A type of low brush thicket, the shinnery takes its name from the shin oak (Quercus havardii), but nothing is simple here. American English deploys a wide range of words to designate landscapes difficult to impossible to cross on foot or horseback. Thickets of switch cane, sugarcane, and other woody grasses (canebrakes), of heathlike plants (briar patches), of blackberry and other entwined, thorny wands (brambles), and of manzanita, ceanothus, chamise, and similar stiff-branched, leather-leaved scrub (chaparral) all qualify. The term shinnery is used in eastern New Mexico and panhandle Texas for brush thickets where shin oak, sometimes called Havard oak; a variety of the sandpaper oak (Q. pungens) called Vassey oak; and Mohr oak (Q. mohriana) grow in close ranks. Where a single shin oak develops a massive root system over hundreds of years, sending up numerous stems (which look like separate plants) over a wide area, it creates a thicket called a motte. The oaks in a shinnery vary in height according to the soils they take root in, but much of the brush is only waist high. To cut through a shinnery on foot means to get cracked repeatedly across the shins by the stout limbs of this shrub. Thus the shin oak, and thus is a shinnery any thicket of scrubby oaks that so marks the trespasser. By a very different line of reckoning, the shinnery takes its name from chênière, Cajun French for a hummock in a swamp with a dense growth of any of several species of oak (chêne in French).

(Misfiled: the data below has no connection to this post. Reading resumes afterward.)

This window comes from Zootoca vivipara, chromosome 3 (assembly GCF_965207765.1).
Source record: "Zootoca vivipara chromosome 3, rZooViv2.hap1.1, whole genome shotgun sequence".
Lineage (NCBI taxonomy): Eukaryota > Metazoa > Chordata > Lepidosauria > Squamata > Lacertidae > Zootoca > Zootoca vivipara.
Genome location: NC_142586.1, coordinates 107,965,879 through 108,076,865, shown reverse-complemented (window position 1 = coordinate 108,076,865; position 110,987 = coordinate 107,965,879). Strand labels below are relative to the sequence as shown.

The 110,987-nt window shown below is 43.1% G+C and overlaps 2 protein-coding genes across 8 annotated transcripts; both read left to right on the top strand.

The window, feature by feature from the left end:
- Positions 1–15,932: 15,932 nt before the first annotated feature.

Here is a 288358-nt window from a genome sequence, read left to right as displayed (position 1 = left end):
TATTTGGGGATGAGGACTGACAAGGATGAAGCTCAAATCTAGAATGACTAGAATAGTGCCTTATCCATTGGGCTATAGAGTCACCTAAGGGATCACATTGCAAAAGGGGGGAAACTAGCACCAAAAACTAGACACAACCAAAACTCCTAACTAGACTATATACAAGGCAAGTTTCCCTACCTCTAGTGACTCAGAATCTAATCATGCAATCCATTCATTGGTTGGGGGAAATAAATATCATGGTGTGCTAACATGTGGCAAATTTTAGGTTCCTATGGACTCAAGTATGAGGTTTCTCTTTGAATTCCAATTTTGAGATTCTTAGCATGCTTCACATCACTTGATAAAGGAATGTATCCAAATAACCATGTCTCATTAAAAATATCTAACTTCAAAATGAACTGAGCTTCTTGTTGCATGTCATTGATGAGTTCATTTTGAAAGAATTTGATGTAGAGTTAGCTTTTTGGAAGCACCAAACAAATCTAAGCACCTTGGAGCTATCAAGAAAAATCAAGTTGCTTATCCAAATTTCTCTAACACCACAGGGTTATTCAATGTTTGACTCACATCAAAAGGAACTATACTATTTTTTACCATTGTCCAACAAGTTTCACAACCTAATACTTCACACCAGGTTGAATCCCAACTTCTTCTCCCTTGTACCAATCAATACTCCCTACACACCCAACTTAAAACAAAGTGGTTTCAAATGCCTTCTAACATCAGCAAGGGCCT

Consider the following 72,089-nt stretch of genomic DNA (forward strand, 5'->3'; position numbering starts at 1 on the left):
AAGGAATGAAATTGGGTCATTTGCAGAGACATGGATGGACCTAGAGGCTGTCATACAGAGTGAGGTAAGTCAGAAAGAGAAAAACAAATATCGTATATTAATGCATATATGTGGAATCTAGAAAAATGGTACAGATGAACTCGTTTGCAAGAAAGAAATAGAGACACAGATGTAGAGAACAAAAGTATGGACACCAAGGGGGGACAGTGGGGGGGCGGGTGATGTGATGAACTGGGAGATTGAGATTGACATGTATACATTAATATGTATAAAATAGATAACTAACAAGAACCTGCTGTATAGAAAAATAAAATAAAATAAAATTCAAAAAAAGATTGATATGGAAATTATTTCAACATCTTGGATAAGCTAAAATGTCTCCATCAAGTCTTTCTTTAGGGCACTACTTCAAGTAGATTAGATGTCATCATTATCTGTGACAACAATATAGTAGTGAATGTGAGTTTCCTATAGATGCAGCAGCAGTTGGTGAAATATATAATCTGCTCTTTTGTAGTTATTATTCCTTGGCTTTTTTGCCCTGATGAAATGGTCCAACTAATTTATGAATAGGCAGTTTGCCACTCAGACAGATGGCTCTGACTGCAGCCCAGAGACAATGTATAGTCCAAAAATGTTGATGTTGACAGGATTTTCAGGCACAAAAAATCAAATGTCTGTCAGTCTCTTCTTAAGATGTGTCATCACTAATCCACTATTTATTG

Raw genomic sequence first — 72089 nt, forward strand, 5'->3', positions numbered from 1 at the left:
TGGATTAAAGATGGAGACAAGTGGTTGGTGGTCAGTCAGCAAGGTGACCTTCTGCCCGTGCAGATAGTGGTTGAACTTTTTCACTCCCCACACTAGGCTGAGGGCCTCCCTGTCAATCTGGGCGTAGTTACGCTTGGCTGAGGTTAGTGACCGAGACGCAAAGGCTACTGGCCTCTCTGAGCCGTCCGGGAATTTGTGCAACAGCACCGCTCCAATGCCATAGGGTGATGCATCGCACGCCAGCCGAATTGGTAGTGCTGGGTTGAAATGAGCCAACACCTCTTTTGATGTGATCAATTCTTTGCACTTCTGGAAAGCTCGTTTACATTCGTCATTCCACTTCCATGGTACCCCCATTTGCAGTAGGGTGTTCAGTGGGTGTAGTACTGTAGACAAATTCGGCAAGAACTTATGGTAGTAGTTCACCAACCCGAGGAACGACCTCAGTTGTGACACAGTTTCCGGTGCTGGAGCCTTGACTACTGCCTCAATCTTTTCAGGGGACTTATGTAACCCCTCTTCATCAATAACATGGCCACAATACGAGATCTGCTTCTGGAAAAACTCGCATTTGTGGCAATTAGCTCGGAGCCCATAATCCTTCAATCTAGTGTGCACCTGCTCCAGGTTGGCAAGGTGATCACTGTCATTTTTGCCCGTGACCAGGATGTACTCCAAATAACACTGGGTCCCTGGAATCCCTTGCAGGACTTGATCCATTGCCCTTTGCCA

Barry Lopez